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Study says hydropower dams may not be economically viable

New research by Oxford University suggests that in the majority of cases large dam projects are not economically viable due to higher than predicted construction costs.

The study, undertaken by the university’s Saїd Business School, claims that instead of obtaining hoped-for riches, emerging economies risk drowning their fragile economies in debt owing to ill-advised construction of large dams.

The study is based on 245 large dam projects from 65 different countries and found that construction costs of large dams are on average +90% higher than their budgets at the time of approval, in real terms.

The study also found that the magnitude of cost overruns has not declined over time and dam budgets today are as wrong as at any time during the 70 years for which data exist. The researchers behind the report claim that dam planners seem to not learn from the past.

In a statement the researchers have said: “Brazil’s Itaipu dam, built in the 1970s, suffered a +240% cost overrun that impaired the nation’s public finances for three decades. Despite producing much-needed electricity, Itaipu will likely never pay back the costs incurred to build it. Regardless, Brazil is currently building the controversial Belo Monte hydroelectric project, which has proved non-viable even before opening and awaits a fate like Itaipu’s.”

Readers' comments (1)

  • The academic paper (from Oxford) on which you were reporting is flawed in a number of ways. It appears to me that perhaps it had not been peer reviewed. You have been misled, and thus also you have proceeded to mislead your readers.

    Most particularly the quoted figure of “ 90 % cost overrun” is misleading and represents (if you read the study) the mean of a highly skewed distribution curve (there appears to be one point somewhere near 5,000 percent overrun, neatly "obscured" by a break in the abscissa).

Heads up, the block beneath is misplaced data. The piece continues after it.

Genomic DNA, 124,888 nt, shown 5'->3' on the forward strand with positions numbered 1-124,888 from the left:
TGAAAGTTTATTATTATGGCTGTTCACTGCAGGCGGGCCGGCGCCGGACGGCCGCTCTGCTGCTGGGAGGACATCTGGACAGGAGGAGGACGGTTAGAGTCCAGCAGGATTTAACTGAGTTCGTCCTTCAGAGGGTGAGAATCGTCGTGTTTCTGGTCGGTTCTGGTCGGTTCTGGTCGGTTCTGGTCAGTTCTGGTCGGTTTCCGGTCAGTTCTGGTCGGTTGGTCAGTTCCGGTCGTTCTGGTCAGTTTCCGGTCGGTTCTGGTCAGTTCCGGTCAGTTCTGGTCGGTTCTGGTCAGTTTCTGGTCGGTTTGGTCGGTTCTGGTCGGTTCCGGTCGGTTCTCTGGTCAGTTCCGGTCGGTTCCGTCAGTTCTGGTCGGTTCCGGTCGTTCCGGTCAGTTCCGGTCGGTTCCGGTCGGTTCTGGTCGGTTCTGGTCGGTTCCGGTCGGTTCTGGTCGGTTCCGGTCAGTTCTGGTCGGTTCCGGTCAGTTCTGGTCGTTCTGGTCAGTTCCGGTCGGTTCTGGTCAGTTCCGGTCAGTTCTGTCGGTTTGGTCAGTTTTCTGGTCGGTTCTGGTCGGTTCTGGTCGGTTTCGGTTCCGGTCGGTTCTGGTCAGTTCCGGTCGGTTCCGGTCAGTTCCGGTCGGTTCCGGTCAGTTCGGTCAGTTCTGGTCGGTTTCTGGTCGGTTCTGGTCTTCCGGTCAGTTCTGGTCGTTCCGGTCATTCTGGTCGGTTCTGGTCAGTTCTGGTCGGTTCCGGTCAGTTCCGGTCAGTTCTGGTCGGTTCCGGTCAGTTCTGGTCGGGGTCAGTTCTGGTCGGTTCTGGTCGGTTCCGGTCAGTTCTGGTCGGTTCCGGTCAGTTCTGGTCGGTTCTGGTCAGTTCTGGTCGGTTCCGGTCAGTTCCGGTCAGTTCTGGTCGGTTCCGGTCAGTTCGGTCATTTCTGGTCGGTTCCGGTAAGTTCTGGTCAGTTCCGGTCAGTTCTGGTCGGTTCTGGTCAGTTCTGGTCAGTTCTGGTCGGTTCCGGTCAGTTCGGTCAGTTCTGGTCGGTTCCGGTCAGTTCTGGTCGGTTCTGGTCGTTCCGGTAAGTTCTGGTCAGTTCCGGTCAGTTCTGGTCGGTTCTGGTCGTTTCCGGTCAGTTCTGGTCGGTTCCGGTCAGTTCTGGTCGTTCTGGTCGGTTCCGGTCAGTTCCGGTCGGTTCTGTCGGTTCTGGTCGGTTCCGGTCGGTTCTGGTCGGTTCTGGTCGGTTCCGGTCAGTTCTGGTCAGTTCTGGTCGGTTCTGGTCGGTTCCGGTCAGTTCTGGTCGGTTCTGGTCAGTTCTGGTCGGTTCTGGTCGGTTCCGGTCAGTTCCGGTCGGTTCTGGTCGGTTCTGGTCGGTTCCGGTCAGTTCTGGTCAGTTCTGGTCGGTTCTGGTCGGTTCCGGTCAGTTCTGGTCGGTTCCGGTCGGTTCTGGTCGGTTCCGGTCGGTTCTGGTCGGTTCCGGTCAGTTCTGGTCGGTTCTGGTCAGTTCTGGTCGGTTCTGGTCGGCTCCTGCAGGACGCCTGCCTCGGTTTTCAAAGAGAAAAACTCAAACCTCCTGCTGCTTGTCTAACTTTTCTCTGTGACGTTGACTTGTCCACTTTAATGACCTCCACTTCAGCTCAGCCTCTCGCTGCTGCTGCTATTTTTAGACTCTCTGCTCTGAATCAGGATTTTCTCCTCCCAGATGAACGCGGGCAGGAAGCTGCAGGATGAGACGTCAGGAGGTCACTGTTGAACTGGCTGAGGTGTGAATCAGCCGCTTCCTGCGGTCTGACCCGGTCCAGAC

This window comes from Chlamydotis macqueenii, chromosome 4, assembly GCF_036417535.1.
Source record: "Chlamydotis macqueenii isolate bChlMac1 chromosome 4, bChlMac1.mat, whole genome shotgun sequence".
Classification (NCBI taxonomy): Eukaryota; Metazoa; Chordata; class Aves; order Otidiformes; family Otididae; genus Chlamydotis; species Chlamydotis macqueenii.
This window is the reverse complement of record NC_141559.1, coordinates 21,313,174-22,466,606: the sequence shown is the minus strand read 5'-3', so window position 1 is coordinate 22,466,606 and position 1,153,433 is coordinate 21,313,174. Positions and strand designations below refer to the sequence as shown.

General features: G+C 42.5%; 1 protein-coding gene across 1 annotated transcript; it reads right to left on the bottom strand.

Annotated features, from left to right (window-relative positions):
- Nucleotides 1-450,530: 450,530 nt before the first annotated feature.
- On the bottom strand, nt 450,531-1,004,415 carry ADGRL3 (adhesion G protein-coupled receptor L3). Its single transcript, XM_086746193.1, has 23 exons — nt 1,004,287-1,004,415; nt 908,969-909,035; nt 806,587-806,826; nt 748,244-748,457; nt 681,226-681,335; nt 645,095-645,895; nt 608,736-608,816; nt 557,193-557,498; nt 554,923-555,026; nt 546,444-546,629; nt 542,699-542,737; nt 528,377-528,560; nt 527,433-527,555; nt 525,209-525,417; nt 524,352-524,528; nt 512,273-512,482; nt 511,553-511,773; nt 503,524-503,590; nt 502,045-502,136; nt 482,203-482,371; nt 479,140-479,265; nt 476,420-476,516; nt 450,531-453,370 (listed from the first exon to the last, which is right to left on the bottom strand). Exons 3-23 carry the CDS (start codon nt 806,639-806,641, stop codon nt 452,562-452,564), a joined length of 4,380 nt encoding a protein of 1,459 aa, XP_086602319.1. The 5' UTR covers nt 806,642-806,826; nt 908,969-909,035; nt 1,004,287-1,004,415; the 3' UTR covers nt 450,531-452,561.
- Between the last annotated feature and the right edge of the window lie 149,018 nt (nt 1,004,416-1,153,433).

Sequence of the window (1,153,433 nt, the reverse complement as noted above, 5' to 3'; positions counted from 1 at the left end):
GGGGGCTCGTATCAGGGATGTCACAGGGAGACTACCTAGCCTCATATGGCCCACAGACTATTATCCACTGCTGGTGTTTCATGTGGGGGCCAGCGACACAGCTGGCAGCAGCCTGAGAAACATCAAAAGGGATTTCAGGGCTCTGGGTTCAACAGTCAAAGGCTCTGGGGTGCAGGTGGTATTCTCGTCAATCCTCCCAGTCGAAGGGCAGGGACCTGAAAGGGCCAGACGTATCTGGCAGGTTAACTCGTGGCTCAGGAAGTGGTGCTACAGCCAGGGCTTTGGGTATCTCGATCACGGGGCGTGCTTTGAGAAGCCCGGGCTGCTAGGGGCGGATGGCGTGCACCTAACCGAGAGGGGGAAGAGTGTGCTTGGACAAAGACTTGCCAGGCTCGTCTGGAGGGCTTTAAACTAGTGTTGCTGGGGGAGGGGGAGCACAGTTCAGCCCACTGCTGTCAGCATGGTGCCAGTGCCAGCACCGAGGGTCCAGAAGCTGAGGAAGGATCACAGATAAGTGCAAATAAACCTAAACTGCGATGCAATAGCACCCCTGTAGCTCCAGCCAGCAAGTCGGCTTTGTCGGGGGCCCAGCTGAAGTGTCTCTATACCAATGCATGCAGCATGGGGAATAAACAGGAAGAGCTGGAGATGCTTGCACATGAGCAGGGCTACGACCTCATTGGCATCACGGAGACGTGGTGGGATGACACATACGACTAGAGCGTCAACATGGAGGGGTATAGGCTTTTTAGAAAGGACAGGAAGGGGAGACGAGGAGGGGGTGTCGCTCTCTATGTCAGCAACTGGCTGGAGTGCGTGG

It is disingenuous to quote the mean from such a highly skewed, long tailed, curve. A careful researcher would be at pains to examine and document the 5,000 percent overrun which in itself must be very unusual in some way (maybe it’s a simple typographical error from some old document used to derive cost data, or the first estimate on that project was made before some extreme inflationary period such as occurred in Argentina or Zimbabwe?). Even if the 5000 percent overrun is a valid data point, it may be an overrun on the smallest and earliest project sampled- which would have little bearing on modern projects, but because of the parameter (percentage overrun) it assumes greater weight than it merits. This outlier has a great influence on the curve and the conclusions of the researchers so it is important for a studious researcher to find out how the overrun on the outlier became so large.

    In any case, as statisticians understand, the mean of a highly skewed curve is important mainly in defining the extent of “skew”. If one is trying to draw some realistic conclusions from the data contributing to such a skewed curve it is more proper to use the mode or the 50th percentile.

    I suspect that the authors may understand the "spin" that they were putting on the analysis, as they have quoted the 50th percentile figures in Table 8 on page 12 of the original paper, but then could not resist using the mean for their conclusion - and for the associated press releases. Comparing the 50th percentiles in Table 8 indicates that historical cost overruns for dams and hydropower are very much “in line” with other infrastructure development projects.

    It is regrettable that this conclusion has been reported around the world without (I suspect) any of the reporters actually reading the original paper, but relying on a press release that has been (in my humble opinion) spun to suit the authors intent, rather than documenting robust scientific research.

    It is also noticeable that the authors - in their press release and also (I think I recall) in articles written for journals such as the Wall Street journal - refer to dam planners and designers as "fools and liars". Now that is a class academic act, and ironically is a charge that could reasonably be leveled against them in regard to their own efforts on the subject paper !!

    In a wider context, large infrastructure projects in the developing world are almost always an integral part of a country's development profile. While we should all be prudent, of course, there are many historical examples (in the development of the western democracies) of infrastructure that has required extensive support to ensure its construction. A good example is the US trans continental railway which only got built because the US government gave the railway companies about 175 million acres of land grants (or land equivalent to Texas -or one tenth of the country). Now I wonder what the authors would say about that - and the contribution of that infrastructure project to the development of the US?

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